For years, many women working in offices were thrown into the deep end of the secretarial pool and left to either sink or swim, while their male bosses looked on from their windowed offices. The drudgery of this dead-end office work is captured in a number of classic films. Perhaps the ultimate office revenge fantasy, the 1980 comedy 9 to 5 follows a trio of very different secretaries as they turn the tables on their sexist, egotistical, lying bigot of a male boss (wonderfully played by Dabney Coleman). While the women team up to fight the man, the reason are quite different. Jane Fonda plays the timid prude forced into a life of filing servitude and Xerox machines after her husband left her for his own secretary. Lily Tomlin is the no-nonsense office manager and widowed mother of four who is constantly overlooked for promotion in favor of less talented men. And country chanteuse Dolly Parton, making her film debut, is the buxom blonde forever harassed by the pencil-dropping habits of her pig-headed overlord. But the takeover is more than a putsch of patriarchal power. The ladies set up their own corporation, Consolidated, which sees a significant uptick in productivity using their kinder, gentler modes of operation. For the film, the original screenwriter, Patricia Resnick, went undercover to work as a secretary in order to gather stories of real women. But as a perhaps bitter irony, when Twentieth Century Fox greenlit the project and tapped Colin Higgins to direct, he rewrote the script, firing Resnick, the female screenwriter, in the process. If 9 to 5 transformed 70s feminism into a dream of revolt, workers in the Jill Sprecher’s 1997 Clockwatchers are a lot less energetic. Its cast offers another powerhouse of comedic talents, but indie-style. Toni Collette, Lisa Kudrow and a memorable Parker Posey star in what Sprecher has dubbed an “anti-female-bonding movie,” a comic look at women struggling to keep afloat as “temp” workers in a nameless corporation. In its review, The New York Times noted how “this gently surreal comedy…rubs your face in the petty humiliations endured by women at the low end of the company totem pole.” Roger Ebert was even more appreciative: “the movie is so mercilessly funny, because it sees stupidity so clearly.”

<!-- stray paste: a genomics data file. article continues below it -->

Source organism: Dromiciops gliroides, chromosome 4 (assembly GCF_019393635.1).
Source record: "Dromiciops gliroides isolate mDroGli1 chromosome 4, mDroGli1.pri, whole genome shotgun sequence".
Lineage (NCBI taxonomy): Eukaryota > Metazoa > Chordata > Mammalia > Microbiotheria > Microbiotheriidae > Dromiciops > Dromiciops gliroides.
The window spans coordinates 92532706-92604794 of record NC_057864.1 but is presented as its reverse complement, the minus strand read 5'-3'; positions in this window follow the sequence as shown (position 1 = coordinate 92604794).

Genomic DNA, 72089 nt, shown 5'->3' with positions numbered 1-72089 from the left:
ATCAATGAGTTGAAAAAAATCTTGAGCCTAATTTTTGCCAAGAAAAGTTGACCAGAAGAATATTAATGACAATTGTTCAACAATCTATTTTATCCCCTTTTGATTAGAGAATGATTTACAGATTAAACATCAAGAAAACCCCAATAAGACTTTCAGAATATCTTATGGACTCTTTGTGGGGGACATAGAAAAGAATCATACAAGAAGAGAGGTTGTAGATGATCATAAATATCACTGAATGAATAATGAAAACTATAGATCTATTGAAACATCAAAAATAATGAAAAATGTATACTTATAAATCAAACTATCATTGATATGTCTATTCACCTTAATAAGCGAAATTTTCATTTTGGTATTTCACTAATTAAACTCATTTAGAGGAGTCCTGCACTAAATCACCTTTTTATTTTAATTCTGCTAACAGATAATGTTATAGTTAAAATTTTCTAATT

Climbing the Corporate Ladder in High Heels | Working Girl

If the 80s exalted in unbridled greed, with corporate raider Gordon Gekko from Oliver Stone’s 1987 Wall Street as its mascot, Mike Nichols’ 1988 Working Girl brought women into the capitalist free-for-all. Get past the big shoulder pads, the even bigger hair and Melanie Griffith’s baby-doll voice and you have in Working Girl the perfectly constructed modern Cinderella story set in the late 80s world of Wall Street mergers and acquisitions. Working Girl charts the rise up the corporate ladder of a blue-collar Staten Island secretary, Tess McGill (played by Griffith). Screenwriter Kevin Wade hit upon the idea for the script as a retelling of the American dream. Producer Douglas Wick remembers being in New York City’s financial district: "Everywhere we looked, Kevin and I noticed smart-looking, pretty young women rushing to work in tennis shoes and carrying high heels. We started talking about them and realized that they all must have a story." Of course, the film has two stories – one about a woman on the rise, the other about woman who won’t help her out. Sigourney Weaver, as her arch-nemesis, was nominated for an Oscar for her blistering portrayal of  the bitch boss. While Griffith, Nichols, and the film itself were also Oscar nominated, the only winner was Carly Simon for her moving anthem to ambition, “Let The River Run.” And the emphasis on boats and water was no coincidence as Nichols intended from the start to graft gender issues to the iconography of race. "When I started working on the script of Working Girl, the most important thing to me was the combination of immigrant and slave ship image…The slaves, as usual, are imported from somewhere else–because nobody can afford to live in Manhattan–and then there's the idea of the underground railroad, when Tess' friend at the end leaps up in joy, because 'one of us' made it out."

Mad Women | The Best of Everything